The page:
You were always such a lady, but I loved your sassy side too. I loved how you figured out that I was storing treats in the bottom of the grooming bag, and you’d proudly ransack it and delightedly crunch on your prize. You thought it was funny to occasionally take the hose and spray me with it. You were so proud of yourself when I put you in your stall just to let you pee after you worked, and you walked out into your turnout and rolled in the mud. Wearing your show cooler. Oh, you were so pleased with yourself.
I imagine you were snickering that weekend where my mom was out of town, and my dad was taking care of you and Duckie (Sly wasn’t home yet), and you were so naughty when he was doing night check. You knew he wouldn’t know to close your door to outside just to put your blankets on, and you saw him pick up the first layer of blankets and slipped outside into your turnout in the night. He called me that night to recount how you evaded him for 20 minutes in the dark. So naughty! I was definitely more amused than he was. He didn’t know you as well as my mom and I did, but I know you thought he gave excellent neck scratches. He misses you too.
You always could bring a smile to my face. My mom told me that the last time she rode you, she wanted to lightly hack you on the hill behind the house, but you had other plans and decided you guys were going to flat-out gallop up it. I hope now you’re galloping around and whinnying when you “win,” just like you did here with me so many times. Even the last time I saw you, a day that was so sad and so awful because we were saying goodbye to Duckie, you still made me laugh. As soon as I swung a leg over your back to go for a walk, you were snorting like a fire-breathing dragon and porpoising. It was the bounciest, most powerful-feeling trail ride, and poor Sly kept having to trot to keep up with you! And because you always were a little mean to him, you kept wanting to trot off as soon as he’d catch up to you. You and Duckie did take some delight in tormenting him, the poor guy. He misses you both too.
You taught me so much that was way more than how to jump around a big course. You taught me patience (since one of us had to have it), finesse and tact. You taught me to compromise, like when I wanted to be able to ride you with a lighter contact and you wanted to always have a really strong contact, so we compromised and always had a really strong contact. You always wanted to do things your way, and you could be so passive-aggressive about that. You would have been a great Minnesotan. I laugh every time I think about when Kip wanted to make you to go straighter on the flat between jumps, and you were happy to do that but jumped every jump TERRIBLY.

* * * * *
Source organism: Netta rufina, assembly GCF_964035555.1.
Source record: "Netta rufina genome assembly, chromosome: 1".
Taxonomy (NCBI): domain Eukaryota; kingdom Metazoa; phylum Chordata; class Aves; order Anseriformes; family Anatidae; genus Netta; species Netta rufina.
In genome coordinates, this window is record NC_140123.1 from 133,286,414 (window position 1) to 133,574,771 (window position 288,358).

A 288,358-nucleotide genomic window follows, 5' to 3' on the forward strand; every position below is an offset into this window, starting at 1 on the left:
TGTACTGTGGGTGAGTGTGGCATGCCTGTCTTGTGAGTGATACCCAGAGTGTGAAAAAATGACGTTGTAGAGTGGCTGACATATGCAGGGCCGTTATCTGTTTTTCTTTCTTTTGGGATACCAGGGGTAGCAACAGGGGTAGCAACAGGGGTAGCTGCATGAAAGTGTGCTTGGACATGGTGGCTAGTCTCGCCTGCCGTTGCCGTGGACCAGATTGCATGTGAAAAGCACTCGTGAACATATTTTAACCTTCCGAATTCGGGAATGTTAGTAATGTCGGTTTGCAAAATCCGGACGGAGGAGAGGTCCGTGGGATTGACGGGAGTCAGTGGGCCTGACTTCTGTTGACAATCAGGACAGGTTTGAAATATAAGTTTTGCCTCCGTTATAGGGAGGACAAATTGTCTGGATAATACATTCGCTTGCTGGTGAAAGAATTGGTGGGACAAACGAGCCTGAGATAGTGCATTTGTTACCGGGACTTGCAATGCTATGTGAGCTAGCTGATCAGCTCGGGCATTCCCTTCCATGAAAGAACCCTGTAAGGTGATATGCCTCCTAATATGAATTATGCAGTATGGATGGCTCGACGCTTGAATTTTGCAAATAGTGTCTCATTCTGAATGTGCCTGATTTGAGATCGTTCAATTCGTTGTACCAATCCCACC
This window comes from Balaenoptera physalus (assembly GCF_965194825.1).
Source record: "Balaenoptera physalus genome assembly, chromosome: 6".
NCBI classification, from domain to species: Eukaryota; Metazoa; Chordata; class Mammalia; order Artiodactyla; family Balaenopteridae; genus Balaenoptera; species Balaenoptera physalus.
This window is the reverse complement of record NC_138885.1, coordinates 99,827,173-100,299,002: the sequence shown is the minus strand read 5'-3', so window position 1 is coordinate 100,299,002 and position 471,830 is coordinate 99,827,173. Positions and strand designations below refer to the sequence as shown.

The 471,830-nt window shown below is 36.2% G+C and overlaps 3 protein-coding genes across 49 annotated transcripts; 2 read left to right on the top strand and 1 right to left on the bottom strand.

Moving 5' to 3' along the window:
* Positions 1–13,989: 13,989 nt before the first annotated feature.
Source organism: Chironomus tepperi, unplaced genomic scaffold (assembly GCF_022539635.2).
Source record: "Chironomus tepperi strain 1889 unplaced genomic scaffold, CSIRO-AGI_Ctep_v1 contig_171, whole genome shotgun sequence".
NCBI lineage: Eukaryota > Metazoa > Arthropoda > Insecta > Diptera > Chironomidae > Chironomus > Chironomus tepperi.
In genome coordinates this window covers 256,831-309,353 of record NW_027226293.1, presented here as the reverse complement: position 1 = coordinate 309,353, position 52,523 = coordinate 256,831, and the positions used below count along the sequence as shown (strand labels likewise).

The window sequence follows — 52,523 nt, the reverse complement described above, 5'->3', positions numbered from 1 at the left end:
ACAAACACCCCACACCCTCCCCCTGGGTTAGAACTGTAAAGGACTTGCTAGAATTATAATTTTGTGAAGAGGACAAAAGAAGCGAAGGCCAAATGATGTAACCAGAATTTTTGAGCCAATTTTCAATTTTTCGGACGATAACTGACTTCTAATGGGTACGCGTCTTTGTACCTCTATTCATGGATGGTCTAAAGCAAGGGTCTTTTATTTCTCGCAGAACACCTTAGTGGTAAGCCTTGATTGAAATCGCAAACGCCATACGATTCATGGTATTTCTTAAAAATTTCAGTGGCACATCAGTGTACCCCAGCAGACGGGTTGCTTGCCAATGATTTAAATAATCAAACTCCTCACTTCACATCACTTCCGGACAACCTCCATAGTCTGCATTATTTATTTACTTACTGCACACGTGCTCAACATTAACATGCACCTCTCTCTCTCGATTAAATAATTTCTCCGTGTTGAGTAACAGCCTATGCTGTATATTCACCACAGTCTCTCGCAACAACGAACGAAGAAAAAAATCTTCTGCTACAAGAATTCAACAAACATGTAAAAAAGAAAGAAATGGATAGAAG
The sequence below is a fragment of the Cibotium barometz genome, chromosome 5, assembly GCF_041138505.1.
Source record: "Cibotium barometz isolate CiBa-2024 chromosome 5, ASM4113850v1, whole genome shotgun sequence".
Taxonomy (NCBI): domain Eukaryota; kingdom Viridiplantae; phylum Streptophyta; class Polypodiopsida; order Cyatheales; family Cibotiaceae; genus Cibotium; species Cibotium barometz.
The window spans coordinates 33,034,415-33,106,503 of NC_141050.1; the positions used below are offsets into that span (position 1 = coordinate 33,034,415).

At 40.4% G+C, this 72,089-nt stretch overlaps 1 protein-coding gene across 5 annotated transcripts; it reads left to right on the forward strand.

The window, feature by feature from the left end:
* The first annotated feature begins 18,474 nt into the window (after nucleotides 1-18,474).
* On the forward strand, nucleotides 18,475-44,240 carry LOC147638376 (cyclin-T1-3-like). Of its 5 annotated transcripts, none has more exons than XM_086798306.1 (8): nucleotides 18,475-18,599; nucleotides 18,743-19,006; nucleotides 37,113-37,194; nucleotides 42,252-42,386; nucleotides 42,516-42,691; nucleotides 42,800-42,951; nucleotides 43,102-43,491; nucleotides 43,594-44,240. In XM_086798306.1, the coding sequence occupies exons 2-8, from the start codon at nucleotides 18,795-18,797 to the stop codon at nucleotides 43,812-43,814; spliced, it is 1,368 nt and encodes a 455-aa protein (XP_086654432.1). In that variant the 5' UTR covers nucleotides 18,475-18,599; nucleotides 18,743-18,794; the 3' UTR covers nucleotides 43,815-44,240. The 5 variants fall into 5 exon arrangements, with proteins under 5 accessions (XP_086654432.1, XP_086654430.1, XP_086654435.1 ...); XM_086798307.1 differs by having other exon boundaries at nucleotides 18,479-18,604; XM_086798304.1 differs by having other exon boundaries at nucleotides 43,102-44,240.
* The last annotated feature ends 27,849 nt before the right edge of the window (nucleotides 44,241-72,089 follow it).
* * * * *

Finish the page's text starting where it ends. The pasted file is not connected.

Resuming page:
Kip loved telling people that story—how she quickly put me back on you, told me to drop the reins and lope down to the jumps without touching your face or trying to keep you from getting crooked, and you jumped it beautifully for me every time. I don’t think she ever jumped you again! Or that time when she wanted you to go straight off the ground because you kept drifting to the right, so she leaned a rail on the standard to make a really big X, and you just drifted even farther over and jumped the entire standard. You had your way of doing things, and you were so good at it.
I’m so glad that the last time I saw you, I gave you as many treats as I did (still not enough in your book!) and hugged your neck even though you hated that and always snapped at me when I did it. Remember when we were at the National Horse Show and you were second in the junior jumper classic despite the drunken-monkey ride I gave you? And you had to wear a neck ribbon, and the presenter lady went to put it on you and you ground your teeth at her. I assured her that you wouldn’t actually bite her, and you watched her with this look that said “Who you going to believe, her or me? Try me.” And Kip ended up being the one to put your neck ribbon on, because she knew your snaps were all for show but that you liked to be told how fierce you were. I could keep going and talk about you enough to fill an entire book. You were the most special horse I’ll ever know.
I’m so, so sorry, sweet girl. We tried everything, and I would have moved heaven and earth for you. You did for me for so many years. There aren’t words for how much you’re loved and are missed. You truly were, and always will be, my Wondermare.
Emily Pope started her relationship with Seize The Moment, an off-the-track Thoroughbred and a chestnut mare, in 2006 and they began in the junior hunters. Emily quickly realized “Nikki’s” talents lay in the jumper ranks, and they worked their way from the junior jumpers to the grand prix.
Emily graduated from the University of Minnesota in 2013 with a B.S. in animal science, spent a semester studying abroad in Madagascar, and now works in cancer research. She’s currently in graduate school in pursuit of her DVM/PhD. Read Emily’s introductory blog, “Taming My Inner Gecko” and catch up on all of Emily’s COTH blogs.